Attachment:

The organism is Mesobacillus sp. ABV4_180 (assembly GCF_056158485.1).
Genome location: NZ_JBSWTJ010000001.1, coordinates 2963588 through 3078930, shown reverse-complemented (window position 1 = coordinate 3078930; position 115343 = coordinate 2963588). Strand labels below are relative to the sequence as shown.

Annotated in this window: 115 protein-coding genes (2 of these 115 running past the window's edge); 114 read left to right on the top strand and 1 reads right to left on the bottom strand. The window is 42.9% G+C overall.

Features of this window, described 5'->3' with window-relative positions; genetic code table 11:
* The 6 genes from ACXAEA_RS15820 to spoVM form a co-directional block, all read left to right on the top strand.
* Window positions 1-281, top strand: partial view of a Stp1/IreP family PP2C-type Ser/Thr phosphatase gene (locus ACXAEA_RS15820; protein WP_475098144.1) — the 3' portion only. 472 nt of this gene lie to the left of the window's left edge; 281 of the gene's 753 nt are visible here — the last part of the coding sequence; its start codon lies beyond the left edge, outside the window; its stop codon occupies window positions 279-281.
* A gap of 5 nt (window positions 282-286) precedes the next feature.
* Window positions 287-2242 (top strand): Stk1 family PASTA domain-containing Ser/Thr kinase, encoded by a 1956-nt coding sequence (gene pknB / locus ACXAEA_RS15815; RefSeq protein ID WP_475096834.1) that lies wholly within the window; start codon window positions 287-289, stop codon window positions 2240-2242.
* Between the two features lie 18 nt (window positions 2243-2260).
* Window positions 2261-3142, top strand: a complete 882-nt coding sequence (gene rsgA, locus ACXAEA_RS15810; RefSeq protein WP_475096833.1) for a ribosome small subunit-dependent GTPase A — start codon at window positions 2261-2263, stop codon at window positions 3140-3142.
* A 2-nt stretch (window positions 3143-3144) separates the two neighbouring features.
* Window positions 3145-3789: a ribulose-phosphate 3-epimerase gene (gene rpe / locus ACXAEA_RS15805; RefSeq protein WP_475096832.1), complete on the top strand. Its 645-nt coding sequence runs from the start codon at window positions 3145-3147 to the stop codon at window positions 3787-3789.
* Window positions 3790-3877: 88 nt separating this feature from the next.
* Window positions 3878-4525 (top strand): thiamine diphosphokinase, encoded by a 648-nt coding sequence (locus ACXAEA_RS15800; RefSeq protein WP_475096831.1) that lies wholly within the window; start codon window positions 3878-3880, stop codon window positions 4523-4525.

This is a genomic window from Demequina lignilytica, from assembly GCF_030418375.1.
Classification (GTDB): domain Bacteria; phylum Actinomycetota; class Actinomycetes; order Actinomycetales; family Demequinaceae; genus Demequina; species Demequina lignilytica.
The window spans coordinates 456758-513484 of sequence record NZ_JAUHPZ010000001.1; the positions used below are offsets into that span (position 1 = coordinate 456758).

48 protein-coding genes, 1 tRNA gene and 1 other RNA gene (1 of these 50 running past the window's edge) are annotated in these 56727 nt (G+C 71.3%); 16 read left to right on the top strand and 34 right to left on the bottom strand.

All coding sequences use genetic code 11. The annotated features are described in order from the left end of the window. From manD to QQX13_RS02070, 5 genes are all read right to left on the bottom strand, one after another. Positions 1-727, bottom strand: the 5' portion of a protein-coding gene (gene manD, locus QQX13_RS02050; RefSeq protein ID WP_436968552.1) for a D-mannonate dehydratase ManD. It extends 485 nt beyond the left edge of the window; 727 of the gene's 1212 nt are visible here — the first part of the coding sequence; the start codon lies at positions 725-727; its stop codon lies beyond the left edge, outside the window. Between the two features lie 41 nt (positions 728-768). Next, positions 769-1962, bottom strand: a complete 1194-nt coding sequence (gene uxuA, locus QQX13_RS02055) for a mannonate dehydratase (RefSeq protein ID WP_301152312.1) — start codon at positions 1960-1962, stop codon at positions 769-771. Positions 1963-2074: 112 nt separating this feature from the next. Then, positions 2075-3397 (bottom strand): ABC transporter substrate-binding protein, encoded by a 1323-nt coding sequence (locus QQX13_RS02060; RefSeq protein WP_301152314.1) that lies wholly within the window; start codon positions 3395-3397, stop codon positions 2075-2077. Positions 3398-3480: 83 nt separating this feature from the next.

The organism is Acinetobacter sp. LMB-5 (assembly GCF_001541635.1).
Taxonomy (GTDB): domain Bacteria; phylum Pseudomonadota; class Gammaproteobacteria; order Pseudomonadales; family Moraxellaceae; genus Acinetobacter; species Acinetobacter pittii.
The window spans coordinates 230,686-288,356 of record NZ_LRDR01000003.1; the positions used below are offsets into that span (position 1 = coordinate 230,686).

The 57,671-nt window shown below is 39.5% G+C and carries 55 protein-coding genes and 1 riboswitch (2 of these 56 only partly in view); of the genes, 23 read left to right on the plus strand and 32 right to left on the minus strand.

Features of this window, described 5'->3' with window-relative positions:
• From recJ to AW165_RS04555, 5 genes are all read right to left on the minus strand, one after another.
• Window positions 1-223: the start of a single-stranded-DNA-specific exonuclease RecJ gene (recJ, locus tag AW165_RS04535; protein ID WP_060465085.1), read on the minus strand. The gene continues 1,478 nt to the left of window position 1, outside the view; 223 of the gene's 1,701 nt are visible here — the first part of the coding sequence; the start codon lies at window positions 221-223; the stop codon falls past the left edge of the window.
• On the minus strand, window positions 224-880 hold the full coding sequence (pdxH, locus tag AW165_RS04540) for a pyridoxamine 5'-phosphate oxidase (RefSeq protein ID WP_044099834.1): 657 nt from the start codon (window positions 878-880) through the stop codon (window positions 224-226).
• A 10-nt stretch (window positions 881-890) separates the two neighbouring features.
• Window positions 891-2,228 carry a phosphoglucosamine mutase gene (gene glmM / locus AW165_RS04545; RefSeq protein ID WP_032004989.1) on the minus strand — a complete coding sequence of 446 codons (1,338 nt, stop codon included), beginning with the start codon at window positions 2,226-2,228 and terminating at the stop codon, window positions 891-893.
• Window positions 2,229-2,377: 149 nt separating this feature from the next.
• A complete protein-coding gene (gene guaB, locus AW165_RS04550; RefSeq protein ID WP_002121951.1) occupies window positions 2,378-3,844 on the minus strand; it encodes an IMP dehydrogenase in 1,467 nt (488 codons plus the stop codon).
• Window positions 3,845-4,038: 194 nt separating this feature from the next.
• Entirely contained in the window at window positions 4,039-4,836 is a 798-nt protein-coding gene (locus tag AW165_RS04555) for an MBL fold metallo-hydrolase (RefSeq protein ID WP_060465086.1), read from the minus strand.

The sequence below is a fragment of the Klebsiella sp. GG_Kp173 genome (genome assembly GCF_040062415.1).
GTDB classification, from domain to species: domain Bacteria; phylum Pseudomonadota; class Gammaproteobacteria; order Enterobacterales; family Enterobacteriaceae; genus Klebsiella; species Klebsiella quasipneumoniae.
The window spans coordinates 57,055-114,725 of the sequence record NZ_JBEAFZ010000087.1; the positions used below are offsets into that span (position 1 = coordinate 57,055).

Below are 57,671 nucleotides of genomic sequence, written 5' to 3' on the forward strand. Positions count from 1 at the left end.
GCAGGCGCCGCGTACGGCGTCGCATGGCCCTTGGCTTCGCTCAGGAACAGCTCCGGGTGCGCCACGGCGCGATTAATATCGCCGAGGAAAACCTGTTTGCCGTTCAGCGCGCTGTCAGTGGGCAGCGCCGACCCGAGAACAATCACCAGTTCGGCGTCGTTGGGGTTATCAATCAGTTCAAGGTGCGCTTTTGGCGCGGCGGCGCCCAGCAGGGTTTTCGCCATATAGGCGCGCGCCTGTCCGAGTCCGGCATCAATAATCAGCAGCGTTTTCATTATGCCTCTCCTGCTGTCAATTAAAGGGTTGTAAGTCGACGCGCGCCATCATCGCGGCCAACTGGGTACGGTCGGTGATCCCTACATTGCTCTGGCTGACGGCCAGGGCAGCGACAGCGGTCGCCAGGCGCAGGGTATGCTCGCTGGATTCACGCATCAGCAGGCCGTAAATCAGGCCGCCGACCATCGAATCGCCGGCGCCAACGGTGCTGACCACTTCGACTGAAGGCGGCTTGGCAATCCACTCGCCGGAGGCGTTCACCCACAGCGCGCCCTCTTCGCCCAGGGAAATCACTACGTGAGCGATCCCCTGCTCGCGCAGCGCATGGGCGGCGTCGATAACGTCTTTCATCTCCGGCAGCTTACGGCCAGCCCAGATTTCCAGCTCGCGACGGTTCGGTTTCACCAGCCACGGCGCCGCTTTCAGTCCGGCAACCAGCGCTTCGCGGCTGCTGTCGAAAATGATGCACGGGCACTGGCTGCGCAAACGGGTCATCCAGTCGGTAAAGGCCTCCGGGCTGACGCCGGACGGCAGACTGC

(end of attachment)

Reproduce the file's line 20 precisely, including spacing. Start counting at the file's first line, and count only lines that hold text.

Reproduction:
The organism is Acinetobacter sp. LMB-5 (assembly GCF_001541635.1).